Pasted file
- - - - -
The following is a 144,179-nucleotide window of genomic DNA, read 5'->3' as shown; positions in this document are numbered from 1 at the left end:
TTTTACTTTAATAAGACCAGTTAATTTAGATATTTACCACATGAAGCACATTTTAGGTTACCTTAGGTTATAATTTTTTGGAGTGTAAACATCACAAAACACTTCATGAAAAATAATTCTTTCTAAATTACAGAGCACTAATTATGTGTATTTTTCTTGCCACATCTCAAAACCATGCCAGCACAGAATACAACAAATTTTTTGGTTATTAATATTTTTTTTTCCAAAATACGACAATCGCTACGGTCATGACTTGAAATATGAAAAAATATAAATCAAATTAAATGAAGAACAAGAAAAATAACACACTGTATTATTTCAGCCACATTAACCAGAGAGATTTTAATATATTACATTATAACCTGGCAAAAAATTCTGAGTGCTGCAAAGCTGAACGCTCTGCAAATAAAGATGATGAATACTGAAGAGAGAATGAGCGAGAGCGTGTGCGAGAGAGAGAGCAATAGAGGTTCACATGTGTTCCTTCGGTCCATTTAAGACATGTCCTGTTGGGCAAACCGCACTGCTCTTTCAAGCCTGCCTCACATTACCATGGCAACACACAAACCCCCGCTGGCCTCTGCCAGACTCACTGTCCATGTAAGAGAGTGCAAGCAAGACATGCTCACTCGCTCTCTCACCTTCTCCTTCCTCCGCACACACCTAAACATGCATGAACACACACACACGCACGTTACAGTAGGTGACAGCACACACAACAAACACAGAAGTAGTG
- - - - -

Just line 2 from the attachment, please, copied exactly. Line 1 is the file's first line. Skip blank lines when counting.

TTTTACTTTAATAAGACCAGTTAATTTAGATATTTACCACATGAAGCACATTTTAGGTTACCTTAGGTTATAATTTTTTGGAGTGTAAACATCACAAAACACTTCATGAAAAATAATTCTTTCTAAATTACAGAGCACTAATTATGTGTATTTTTCTTGCCACATCTCAAAACCATGCCAGCACAGAATACAACAAATTTTTTGGTTATTAATATTTTTTTTTCCAAAATACGACAATCGCTACGGTCATGACTTGAAATATGAAAAAATATAAATCAAATTAAATGAAGAACAAGAAAAATAACACACTGTATTATTTCAGCCACATTAACCAGAGAGATTTTAATATATTACATTATAACCTGGCAAAAAATTCTGAGTGCTGCAAAGCTGAACGCTCTGCAAATAAAGATGATGAATACTGAAGAGAGAATGAGCGAGAGCGTGTGCGAGAGAGAGAGCAATAGAGGTTCACATGTGTTCCTTCGGTCCATTTAAGACATGTCCTGTTGGGCAAACCGCACTGCTCTTTCAAGCCTGCCTCACATTACCATGGCAACACACAAACCCCCGCTGGCCTCTGCCAGACTCACTGTCCATGTAAGAGAGTGCAAGCAAGACATGCTCACTCGCTCTCTCACCTTCTCCTTCCTCCGCACACACCTAAACATGCATGAACACACACACACGCACGTTACAGTAGGTGACAGCACACACAACAAACACAGAAGTAGTG